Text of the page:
Toxic fears near HK water supply source

South China Morning Post(南華早報)

    A mainland battery manufacturer will investigate an alleged leak of toxic waste after excessive concentrations of heavy metals were found near a Huizhou factory and close to the source of Hong Kong's water supplies.

  Greenpeace found the level of cadmium, a heavy metal used in the production of batteries, to be 19 times higher than the Hong Kong standard in samples taken from an open drain outside the factory in mid-July. It also discovered excess levels of cadmium, cobalt, nickel and zinc in sand and dust samples taken from the same spot.  

  In a marsh area near  the factory, the activists also found a warm, strong-smelling, dark-blue effluent seeping from a hidden drain. Water from there was found to contain excessive chromium and zinc. 

  Although the sources of the water and sediments could not be determined, the environmental group suspected they might be related to the Huizhou Advance Battery Technology factory, which is owned by a Hong Kong company.  

  Greenpeace said the contaminated waste water could find its way into the catchment area and tributaries of the Dongjiang, the river which supplies 80 per cent of Hong Kong's water.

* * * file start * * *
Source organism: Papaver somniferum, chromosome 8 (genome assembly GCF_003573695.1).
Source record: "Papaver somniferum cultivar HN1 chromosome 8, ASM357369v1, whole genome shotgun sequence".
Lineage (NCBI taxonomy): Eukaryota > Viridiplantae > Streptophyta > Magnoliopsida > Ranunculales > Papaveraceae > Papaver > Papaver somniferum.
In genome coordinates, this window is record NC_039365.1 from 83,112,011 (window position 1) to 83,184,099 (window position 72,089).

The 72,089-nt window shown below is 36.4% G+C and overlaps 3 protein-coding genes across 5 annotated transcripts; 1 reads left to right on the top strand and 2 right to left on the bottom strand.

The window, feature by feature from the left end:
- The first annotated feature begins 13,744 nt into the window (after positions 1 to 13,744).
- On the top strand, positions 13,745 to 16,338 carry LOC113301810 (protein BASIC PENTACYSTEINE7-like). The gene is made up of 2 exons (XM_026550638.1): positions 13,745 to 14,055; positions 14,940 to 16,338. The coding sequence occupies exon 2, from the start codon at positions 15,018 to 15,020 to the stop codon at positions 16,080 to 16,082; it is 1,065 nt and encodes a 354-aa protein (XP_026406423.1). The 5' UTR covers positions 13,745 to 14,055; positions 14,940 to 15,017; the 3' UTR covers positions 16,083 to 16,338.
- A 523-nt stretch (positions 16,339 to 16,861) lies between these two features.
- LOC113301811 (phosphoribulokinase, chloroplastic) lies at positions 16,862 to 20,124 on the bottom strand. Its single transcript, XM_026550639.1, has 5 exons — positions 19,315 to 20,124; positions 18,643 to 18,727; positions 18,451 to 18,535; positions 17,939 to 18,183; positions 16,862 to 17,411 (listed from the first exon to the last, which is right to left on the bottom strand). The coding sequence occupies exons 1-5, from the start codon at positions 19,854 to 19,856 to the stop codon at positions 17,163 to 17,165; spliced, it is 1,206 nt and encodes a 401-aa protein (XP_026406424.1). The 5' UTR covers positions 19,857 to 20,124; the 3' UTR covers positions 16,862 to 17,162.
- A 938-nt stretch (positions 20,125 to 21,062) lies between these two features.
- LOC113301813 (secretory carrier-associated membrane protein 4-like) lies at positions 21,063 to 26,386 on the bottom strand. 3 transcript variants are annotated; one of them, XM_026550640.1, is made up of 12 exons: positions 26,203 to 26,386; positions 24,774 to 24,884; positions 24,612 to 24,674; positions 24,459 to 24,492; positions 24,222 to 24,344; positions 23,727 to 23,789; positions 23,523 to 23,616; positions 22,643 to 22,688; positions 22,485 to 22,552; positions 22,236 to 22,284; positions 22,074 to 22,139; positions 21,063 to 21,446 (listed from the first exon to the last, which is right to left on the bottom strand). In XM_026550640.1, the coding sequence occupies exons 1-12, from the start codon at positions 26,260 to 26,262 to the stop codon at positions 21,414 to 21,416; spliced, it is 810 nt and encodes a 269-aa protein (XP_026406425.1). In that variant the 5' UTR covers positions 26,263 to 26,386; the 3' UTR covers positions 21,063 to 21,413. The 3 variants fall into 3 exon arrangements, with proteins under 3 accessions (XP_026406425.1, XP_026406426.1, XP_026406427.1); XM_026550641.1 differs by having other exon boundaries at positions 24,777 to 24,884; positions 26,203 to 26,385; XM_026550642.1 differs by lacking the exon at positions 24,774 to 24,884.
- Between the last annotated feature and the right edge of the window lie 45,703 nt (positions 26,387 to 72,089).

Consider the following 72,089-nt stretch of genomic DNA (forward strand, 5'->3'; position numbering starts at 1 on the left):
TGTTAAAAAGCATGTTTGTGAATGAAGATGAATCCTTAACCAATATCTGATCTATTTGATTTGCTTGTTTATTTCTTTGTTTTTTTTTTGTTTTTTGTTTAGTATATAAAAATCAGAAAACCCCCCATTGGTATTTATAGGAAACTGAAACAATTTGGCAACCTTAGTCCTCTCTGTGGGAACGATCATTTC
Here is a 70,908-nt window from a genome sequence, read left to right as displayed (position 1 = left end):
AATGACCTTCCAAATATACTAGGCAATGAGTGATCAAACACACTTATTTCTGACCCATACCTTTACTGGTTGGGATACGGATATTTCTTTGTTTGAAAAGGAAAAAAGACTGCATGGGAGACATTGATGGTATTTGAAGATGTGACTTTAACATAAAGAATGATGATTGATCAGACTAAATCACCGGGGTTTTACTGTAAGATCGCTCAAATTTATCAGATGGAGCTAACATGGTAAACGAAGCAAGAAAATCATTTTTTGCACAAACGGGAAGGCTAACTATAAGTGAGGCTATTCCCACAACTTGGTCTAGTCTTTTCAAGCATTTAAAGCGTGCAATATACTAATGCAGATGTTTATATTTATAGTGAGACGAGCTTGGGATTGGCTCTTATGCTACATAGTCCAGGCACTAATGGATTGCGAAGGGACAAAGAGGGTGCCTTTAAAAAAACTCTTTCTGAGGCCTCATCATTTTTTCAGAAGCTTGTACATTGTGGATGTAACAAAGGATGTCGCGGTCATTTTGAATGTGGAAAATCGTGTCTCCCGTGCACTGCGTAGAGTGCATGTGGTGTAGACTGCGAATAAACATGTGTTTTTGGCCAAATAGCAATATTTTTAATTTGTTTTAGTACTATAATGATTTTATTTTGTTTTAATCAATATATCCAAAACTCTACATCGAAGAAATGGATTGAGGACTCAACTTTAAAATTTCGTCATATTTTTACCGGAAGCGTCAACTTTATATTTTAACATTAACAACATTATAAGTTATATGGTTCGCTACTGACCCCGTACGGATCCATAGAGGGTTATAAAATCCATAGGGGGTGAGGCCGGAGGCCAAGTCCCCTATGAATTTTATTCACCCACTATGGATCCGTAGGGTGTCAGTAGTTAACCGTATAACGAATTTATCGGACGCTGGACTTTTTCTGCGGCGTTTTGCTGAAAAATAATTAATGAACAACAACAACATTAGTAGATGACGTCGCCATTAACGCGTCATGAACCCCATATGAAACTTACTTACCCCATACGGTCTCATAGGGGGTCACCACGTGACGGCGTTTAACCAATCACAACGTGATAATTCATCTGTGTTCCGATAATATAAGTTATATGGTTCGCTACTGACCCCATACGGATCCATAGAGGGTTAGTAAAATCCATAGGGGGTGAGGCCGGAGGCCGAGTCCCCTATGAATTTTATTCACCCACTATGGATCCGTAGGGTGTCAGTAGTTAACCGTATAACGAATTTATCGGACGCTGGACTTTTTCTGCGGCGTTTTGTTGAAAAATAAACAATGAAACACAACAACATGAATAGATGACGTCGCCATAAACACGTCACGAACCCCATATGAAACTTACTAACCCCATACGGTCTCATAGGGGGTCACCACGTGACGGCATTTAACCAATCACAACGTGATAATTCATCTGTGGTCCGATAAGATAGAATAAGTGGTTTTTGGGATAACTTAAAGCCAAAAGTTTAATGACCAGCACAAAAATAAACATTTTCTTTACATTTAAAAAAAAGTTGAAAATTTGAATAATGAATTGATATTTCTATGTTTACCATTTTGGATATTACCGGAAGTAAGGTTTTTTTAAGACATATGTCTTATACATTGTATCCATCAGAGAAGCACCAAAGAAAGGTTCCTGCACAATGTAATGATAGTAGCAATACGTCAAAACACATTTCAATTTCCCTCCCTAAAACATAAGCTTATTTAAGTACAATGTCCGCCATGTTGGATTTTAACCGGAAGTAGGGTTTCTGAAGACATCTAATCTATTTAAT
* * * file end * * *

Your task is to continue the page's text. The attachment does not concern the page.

The factory, owned by Gold Peak Industries, was hit by a strike in June after workers claimed some of them had been poisoned by cadmium, a cancer-causing substance. 

  A spokesman for Gold Peak said yesterday the factory had stopped producing nickel-cadmium batteries since July, pending an investigation.  The management is taking Greenpeace's findings seriously and has proactively communicated with related parties, including Greenpeace, to ascertain the facts and understand the methodology of the study, he said.  

  The spokesman did not comment on whether the contaminants came from the factory, but stressed that it complied with international environmental practices and national standards, and was inspected regularly by Huizhou's environmental watchdog. 

  A spokeswoman for the Environment, Transport and Works Bureau yesterday said it would seek information from the mainland on whether the  pollutants could affect water quality. 

  But she stressed that water Hong Kong bought from Guangdong was safe and tests carried out at the Muk Wu pumping station at the border indicated that levels of heavy metals were well below acceptable limits. 
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